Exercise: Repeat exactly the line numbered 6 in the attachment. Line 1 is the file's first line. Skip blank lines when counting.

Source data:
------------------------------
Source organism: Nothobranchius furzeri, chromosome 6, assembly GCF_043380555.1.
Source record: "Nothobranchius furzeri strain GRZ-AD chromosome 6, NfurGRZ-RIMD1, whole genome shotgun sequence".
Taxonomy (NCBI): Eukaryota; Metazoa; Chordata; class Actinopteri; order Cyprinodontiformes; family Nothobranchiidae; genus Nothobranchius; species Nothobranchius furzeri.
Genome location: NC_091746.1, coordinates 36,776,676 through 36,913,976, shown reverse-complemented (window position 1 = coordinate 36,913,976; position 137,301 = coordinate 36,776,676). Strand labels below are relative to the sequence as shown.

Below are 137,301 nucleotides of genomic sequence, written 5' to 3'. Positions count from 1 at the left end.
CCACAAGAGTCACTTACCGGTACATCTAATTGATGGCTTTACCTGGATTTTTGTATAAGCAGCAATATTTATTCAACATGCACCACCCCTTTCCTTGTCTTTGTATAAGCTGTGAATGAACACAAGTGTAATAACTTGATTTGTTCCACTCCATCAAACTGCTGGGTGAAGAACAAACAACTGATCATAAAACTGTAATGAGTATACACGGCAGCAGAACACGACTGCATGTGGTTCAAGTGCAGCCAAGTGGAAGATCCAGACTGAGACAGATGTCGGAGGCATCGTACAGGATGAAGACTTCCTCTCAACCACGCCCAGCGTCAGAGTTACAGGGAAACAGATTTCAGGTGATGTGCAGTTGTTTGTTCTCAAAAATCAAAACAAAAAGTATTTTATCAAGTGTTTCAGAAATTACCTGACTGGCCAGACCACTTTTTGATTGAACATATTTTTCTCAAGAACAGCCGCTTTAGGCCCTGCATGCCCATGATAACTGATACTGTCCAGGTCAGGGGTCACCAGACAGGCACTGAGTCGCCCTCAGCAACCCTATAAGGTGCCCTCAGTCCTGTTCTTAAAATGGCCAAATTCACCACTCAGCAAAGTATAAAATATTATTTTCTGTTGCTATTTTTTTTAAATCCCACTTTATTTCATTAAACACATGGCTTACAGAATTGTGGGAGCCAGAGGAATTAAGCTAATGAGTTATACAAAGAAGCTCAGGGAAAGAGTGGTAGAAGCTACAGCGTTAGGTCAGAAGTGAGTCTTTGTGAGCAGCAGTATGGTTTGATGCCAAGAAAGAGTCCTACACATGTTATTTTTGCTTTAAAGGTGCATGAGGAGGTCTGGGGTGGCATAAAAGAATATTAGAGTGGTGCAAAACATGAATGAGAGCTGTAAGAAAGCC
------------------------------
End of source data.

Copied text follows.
CCACAAGAGTCACTTACCGGTACATCTAATTGATGGCTTTACCTGGATTTTTGTATAAGCAGCAATATTTATTCAACATGCACCACCCCTTTCCTTGTCTTTGTATAAGCTGTGAATGAACACAAGTGTAATAACTTGATTTGTTCCACTCCATCAAACTGCTGGGTGAAGAACAAACAACTGATCATAAAACTGTAATGAGTATACACGGCAGCAGAACACGACTGCATGTGGTTCAAGTGCAGCCAAGTGGAAGATCCAGACTGAGACAGATGTCGGAGGCATCGTACAGGATGAAGACTTCCTCTCAACCACGCCCAGCGTCAGAGTTACAGGGAAACAGATTTCAGGTGATGTGCAGTTGTTTGTTCTCAAAAATCAAAACAAAAAGTATTTTATCAAGTGTTTCAGAAATTACCTGACTGGCCAGACCACTTTTTGATTGAACATATTTTTCTCAAGAACAGCCGCTTTAGGCCCTGCATGCCCATGATAACTGATACTGTCCAGGTCAGGGGTCACCAGACAGGCACTGAGTCGCCCTCAGCAACCCTATAAGGTGCCCTCAGTCCTGTTCTTAAAATGGCCAAATTCACCACTCAGCAAAGTATAAAATATTATTTTCTGTTGCTATTTTTTTTAAATCCCACTTTATTTCATTAAACACATGGCTTACAGAATTGTGGGAGCCAGAGGAATTAAGCTAATGAGTTATACAAAGAAGCTCAGGGAAAGAGTGGTAGAAGCTACAGCGTTAGGTCAGAAGTGAGTCTTTGTGAGCAGCAGTATGGTTTGATGCCAAGAAAGAGTCCTACACATGTTATTTTTGCTTTAAAGGTGCATGAGGAGGTCTGGGGTGGCATAAAAGAATATTAGAGTGGTGCAAAACATGAATGAGAGCTGTAAGAAAGCC